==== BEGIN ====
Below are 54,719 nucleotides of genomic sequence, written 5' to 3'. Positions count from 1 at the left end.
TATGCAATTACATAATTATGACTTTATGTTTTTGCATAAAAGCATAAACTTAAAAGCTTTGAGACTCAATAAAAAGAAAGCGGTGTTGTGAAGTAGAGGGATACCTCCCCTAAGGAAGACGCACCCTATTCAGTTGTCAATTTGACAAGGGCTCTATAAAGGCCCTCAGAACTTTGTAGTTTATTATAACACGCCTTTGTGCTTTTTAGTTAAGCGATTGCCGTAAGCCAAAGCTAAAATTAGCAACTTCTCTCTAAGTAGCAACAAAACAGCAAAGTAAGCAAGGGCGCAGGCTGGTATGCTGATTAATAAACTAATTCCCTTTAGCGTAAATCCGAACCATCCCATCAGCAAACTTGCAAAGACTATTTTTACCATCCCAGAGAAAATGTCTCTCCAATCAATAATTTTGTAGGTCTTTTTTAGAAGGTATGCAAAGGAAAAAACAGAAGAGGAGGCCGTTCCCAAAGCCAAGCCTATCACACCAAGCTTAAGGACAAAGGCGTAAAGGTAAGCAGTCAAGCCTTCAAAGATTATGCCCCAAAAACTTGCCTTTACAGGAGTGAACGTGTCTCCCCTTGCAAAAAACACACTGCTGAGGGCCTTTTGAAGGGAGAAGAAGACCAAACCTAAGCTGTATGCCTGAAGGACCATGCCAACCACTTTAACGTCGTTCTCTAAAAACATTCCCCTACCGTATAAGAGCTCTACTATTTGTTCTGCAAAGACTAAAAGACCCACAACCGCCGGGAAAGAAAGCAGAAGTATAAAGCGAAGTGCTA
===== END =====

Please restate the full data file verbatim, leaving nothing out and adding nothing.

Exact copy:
Below are 54,719 nucleotides of genomic sequence, written 5' to 3'. Positions count from 1 at the left end.
TATGCAATTACATAATTATGACTTTATGTTTTTGCATAAAAGCATAAACTTAAAAGCTTTGAGACTCAATAAAAAGAAAGCGGTGTTGTGAAGTAGAGGGATACCTCCCCTAAGGAAGACGCACCCTATTCAGTTGTCAATTTGACAAGGGCTCTATAAAGGCCCTCAGAACTTTGTAGTTTATTATAACACGCCTTTGTGCTTTTTAGTTAAGCGATTGCCGTAAGCCAAAGCTAAAATTAGCAACTTCTCTCTAAGTAGCAACAAAACAGCAAAGTAAGCAAGGGCGCAGGCTGGTATGCTGATTAATAAACTAATTCCCTTTAGCGTAAATCCGAACCATCCCATCAGCAAACTTGCAAAGACTATTTTTACCATCCCAGAGAAAATGTCTCTCCAATCAATAATTTTGTAGGTCTTTTTTAGAAGGTATGCAAAGGAAAAAACAGAAGAGGAGGCCGTTCCCAAAGCCAAGCCTATCACACCAAGCTTAAGGACAAAGGCGTAAAGGTAAGCAGTCAAGCCTTCAAAGATTATGCCCCAAAAACTTGCCTTTACAGGAGTGAACGTGTCTCCCCTTGCAAAAAACACACTGCTGAGGGCCTTTTGAAGGGAGAAGAAGACCAAACCTAAGCTGTATGCCTGAAGGACCATGCCAACCACTTTAACGTCGTTCTCTAAAAACATTCCCCTACCGTATAAGAGCTCTACTATTTGTTCTGCAAAGACTAAAAGACCCACAACCGCCGGGAAAGAAAGCAGAAGTATAAAGCGAAGTGCTA